Tomorrow the Board of Public Works will review and discuss the environmental impact review documents for a new bridge at the current location of the Sixth Street Viaduct. You know the story: locals want a solution that saves the bridge; project engineers say that is impossible--retrofit options cannot cure the concrete cancer (Alkali-Silica Reaction) that set in on the bridge within twenty years of its completion. The bridge itself opened in 1933, and the process to replace the bridge started shortly after, or four and a half years ago.
The EIR was signed by the city's Bureau of Engineering on October 13 and Caltrans on October 5, so someone really flipped the switch on moving the new bridge forward. This isn't the first time the project has advanced through the review process. The last time around, in July of 2009, the project had a hearing with the Cultural Heritage Commission, only to stall so that Caltrans could review the project's environmental documents in light of new federal regulations.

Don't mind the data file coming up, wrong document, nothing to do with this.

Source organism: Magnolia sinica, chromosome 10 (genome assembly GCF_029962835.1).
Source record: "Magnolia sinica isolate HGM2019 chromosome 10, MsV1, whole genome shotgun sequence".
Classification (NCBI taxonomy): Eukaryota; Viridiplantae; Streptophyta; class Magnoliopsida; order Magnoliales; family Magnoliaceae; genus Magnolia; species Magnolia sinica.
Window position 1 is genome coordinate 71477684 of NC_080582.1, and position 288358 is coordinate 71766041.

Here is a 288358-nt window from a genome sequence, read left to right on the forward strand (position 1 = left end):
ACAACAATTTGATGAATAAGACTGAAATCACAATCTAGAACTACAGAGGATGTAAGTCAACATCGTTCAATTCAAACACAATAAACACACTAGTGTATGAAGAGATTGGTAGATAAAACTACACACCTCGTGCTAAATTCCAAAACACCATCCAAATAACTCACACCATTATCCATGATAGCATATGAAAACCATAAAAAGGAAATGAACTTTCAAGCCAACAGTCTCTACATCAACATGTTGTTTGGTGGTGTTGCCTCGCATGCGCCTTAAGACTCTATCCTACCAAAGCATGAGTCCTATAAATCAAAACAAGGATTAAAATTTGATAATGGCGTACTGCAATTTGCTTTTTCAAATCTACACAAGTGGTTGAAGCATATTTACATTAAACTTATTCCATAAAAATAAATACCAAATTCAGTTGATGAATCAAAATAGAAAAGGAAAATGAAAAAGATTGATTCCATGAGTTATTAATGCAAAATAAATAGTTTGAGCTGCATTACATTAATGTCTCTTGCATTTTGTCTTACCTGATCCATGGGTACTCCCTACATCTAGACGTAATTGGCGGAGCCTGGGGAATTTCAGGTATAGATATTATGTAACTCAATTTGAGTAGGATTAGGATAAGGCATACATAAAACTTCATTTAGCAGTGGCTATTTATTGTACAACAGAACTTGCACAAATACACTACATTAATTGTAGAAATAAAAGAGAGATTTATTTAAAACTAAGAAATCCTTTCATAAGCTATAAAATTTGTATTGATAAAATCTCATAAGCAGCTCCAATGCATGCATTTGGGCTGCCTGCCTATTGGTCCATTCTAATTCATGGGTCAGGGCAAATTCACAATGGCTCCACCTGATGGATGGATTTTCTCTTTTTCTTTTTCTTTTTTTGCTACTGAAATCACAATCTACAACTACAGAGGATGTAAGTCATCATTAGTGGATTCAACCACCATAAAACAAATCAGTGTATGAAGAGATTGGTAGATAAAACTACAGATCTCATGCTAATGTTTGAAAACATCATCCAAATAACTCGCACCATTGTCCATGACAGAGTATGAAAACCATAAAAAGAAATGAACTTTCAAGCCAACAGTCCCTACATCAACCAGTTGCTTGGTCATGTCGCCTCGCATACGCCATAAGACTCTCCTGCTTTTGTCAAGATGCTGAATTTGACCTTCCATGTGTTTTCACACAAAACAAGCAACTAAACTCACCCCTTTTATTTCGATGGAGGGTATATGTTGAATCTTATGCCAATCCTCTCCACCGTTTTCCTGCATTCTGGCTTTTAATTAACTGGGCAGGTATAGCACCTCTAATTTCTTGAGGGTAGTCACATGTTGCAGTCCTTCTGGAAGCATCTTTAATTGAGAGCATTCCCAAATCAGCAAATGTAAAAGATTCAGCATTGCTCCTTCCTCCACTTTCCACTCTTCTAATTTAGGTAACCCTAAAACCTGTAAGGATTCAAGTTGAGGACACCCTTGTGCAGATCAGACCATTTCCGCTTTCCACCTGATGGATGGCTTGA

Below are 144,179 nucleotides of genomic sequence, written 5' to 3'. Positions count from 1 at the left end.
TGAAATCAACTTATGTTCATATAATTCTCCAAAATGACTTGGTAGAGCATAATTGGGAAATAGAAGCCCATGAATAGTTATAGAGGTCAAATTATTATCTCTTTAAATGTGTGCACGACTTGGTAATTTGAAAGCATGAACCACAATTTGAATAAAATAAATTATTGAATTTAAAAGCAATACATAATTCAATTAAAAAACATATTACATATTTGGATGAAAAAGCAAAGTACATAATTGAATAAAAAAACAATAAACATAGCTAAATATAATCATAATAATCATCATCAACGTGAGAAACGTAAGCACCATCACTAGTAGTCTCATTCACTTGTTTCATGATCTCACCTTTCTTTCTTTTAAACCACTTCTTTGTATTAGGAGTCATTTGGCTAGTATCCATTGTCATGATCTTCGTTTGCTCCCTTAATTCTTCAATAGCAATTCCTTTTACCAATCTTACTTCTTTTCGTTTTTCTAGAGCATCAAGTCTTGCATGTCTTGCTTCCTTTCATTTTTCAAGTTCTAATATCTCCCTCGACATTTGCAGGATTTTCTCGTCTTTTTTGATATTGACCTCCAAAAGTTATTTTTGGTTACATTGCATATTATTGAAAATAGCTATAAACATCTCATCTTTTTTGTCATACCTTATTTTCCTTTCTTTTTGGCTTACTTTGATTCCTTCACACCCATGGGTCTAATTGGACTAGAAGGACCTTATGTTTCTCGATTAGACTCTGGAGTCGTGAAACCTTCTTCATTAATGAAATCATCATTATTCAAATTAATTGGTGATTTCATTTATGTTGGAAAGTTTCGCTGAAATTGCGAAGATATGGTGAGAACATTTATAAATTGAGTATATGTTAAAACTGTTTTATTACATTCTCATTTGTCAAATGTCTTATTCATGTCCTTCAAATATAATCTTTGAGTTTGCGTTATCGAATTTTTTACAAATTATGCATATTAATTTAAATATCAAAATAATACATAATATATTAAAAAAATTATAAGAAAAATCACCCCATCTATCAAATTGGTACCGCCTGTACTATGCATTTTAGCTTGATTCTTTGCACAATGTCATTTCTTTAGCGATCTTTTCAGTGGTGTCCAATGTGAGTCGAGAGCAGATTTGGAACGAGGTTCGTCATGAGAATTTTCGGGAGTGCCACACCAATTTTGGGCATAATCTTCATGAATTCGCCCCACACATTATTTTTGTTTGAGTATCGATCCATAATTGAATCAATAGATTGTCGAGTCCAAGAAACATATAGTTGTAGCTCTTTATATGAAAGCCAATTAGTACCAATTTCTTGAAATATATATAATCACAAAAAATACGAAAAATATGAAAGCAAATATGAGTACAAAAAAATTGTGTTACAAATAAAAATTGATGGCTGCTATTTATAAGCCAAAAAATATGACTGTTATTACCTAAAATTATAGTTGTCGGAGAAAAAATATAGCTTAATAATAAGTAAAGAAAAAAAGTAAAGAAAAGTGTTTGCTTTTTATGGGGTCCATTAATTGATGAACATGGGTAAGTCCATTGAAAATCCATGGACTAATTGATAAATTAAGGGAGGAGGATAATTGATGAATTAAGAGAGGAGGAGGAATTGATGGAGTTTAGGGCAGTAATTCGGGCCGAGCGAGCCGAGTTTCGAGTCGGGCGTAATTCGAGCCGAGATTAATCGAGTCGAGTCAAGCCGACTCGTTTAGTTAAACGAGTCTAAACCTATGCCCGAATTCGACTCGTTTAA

According to blogdowntown, "In the environmental documents that go to the city's Board of Public Works on Wednesday, the project team recommends a contemporary 'extradosed' bridge design, which features a cable-supported deck suspended from low towers. A recommended realignment would soften the existing structure's odd bend, widening the roadway and sidewalks and adding bicycle lanes."
The project's environmental documents are tentatively scheduled to go to City Council on November 16.
The Sixth Street Viaduct isn't the only bridge crossing the LA River facing imminent demise--the Riverside-Figueroa Bridge should be expecting demolition any minute now.
· Clock Again Ticking for Historic 6th Street Viaduct as Environmental Review Resumes [Blogdowntown]
· 6th Street Viaduct Seismic Retrofit Project [Bureau of Engineering]